Murray looked at the definition of seven across, Movie Award, and then looked back at the puzzle. Five letters. He silently spelled out O-s-c-a-r. It fit. Nevertheless, he used a pencil to write it in. He might have been one hundred percent sure of himself, but he was always cautious. He never knew when some crazy letter combination would trip him up, especially early in the crossword.
He leaned forward on the couch and reached for his coffee. It was a lazy Saturday morning. His wife was out running errands and he had some time to indulge in his pleasure, the weekly crossword puzzle. He leaned back on the couch, his legs propped up on the coffee table, and adjusted the folded newspaper against his left thigh. He searched out seven down when a movement caught his eye. A fly was walking along the upper left edge of the newspaper. He flicked his writing hand at the insect and it flew away.
Seven down was defined as furnace fuel, three letters. Since the O of Oscar was the starting letter, the answer seemed to be o-i-l, but he looked at the other definitions to make sure. Something moved in his peripheral vision. He glanced up to find the fly walking along the upper right edge of the paper. He stared for a moment before taking a half-hearted swipe at it. The fly dodged the gesture.
He leaned forward and took another sip of coffee. It was a wonderful morning to have the leisure of savoring his java. No work, no reason to rush off. He settled back and studied the definition for fourteen across. Nothing obvious came to mind, so he looked at the puzzle grid. He furrowed his brow. The box labeled fourteen was already filled in, but he hadn’t yet written anything. As he stared, the black mark in box fourteen moved. His eyes widened. It was the fly. Startled, he shook the paper. He propped the paper back up against his leg and examined the crossword. Box fourteen was now empty.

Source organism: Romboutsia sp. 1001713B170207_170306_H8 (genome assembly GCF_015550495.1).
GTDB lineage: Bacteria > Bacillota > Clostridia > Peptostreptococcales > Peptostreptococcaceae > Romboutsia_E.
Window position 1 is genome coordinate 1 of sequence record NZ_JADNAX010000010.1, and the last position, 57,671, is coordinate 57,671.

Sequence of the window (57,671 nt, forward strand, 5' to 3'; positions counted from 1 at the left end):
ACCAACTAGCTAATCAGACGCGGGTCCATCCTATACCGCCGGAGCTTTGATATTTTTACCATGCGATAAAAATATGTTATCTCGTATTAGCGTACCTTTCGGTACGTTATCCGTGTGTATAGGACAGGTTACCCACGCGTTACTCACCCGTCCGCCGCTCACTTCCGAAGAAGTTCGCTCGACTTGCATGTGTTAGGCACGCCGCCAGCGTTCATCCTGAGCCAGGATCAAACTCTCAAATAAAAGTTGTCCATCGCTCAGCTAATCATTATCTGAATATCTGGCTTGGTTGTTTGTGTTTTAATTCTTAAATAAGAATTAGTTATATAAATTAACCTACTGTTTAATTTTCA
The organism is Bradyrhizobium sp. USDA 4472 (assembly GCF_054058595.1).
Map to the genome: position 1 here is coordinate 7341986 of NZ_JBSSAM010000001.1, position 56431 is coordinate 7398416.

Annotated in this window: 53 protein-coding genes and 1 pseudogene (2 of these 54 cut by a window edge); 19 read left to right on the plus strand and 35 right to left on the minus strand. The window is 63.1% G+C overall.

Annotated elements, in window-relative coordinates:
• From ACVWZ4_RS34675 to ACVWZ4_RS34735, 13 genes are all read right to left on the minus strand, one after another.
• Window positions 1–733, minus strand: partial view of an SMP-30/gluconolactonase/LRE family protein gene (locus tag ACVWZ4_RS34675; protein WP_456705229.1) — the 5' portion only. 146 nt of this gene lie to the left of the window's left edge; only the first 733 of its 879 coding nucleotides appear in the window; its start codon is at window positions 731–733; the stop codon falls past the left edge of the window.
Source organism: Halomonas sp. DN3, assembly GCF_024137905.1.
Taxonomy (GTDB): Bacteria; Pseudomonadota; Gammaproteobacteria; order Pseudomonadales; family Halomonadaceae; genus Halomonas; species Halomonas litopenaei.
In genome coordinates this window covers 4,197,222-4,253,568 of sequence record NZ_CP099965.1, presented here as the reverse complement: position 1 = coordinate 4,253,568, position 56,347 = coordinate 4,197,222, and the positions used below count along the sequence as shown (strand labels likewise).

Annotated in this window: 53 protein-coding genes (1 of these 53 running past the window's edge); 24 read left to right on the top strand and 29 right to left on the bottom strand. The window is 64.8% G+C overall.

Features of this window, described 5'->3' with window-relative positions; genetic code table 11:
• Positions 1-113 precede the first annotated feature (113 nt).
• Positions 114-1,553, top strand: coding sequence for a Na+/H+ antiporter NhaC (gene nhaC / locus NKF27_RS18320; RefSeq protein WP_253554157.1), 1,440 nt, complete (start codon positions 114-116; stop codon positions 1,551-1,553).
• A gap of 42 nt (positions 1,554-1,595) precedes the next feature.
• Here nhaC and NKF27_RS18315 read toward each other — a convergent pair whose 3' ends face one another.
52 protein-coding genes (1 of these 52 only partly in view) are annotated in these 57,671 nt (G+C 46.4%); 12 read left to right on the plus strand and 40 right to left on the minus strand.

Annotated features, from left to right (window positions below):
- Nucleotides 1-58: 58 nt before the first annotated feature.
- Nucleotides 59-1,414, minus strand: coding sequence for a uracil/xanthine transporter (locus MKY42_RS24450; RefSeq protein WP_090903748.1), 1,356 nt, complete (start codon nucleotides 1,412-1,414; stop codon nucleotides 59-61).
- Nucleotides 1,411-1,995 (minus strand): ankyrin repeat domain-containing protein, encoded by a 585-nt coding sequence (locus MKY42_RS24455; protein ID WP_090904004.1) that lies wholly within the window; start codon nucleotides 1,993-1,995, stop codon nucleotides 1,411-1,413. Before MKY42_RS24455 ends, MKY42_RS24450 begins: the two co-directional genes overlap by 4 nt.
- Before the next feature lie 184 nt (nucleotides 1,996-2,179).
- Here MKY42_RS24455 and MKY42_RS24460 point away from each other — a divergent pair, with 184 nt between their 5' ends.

He was about to pencil in his answer when he stopped and looked around. His eyes roamed over the upper edge of the newspaper, up and down the left and right sides, and across the middle settling on the crossword. No fly. He half-smiled and raised his pencil. Something zipped in front of his face. He printed a capital I. He moved to the next box. Once again something whizzed by. He printed the letter L. He lifted his pencil from the puzzle with a satisfactory smile just as there was an audible plop on the page. The fly had landed in the middle of the crossword. He pursed his lips. This creature seemed to be determined to ruin his leisure activity. It had to go.
He put down the pencil and slowly brought his hand back to the paper. He cocked his middle finger against his thumb and came up behind the fly. The fly moved. He froze. The fly took few steps and became still. He waited a moment then flicked his finger. It caught the insect and launched it into the middle of the room. He grinned in triumph and took another sip of coffee.
The smartphone on the table rang. Murray picked it up with one hand, pushed a button and held the device to his ear. “Hello?” He glanced at the wall clock in the kitchen. “Eleven would be great. Don’t forget, I’m inviting you out for brunch today.” He looked at the crossword as he listened. “My treat. I want to try Alfred’s Café. I’ve never been there and somebody at work said their Eggs Benedict are to die for.” He glanced at fourteen across: five letters, starts with I and means ridiculous. “I’ll see you shortly. Luv ya.” He pressed the End button and furrowed his brow. What was a synonym for ridiculous? He put the phone down and picked up his pencil.
As he contemplated the crossword puzzle, he noticed the fly crawling around the upper corner of the grid. He slammed his hand down on the page. The sharp end of the pencil torn through the newspaper and jabbed into his thigh. He yelped and jerked his leg. There was a ripping sound.
He rubbed his leg as he examined his pants for a hole. He couldn’t see anything, but continued to massage his thigh. “Geez that hurt.” He took a sip of coffee then leaned back on the couch. He positioned the paper on his thigh and looked at the crossword. The newspaper had a gash in the middle of the page, which went right through the crossword. The puzzle was now in two pieces.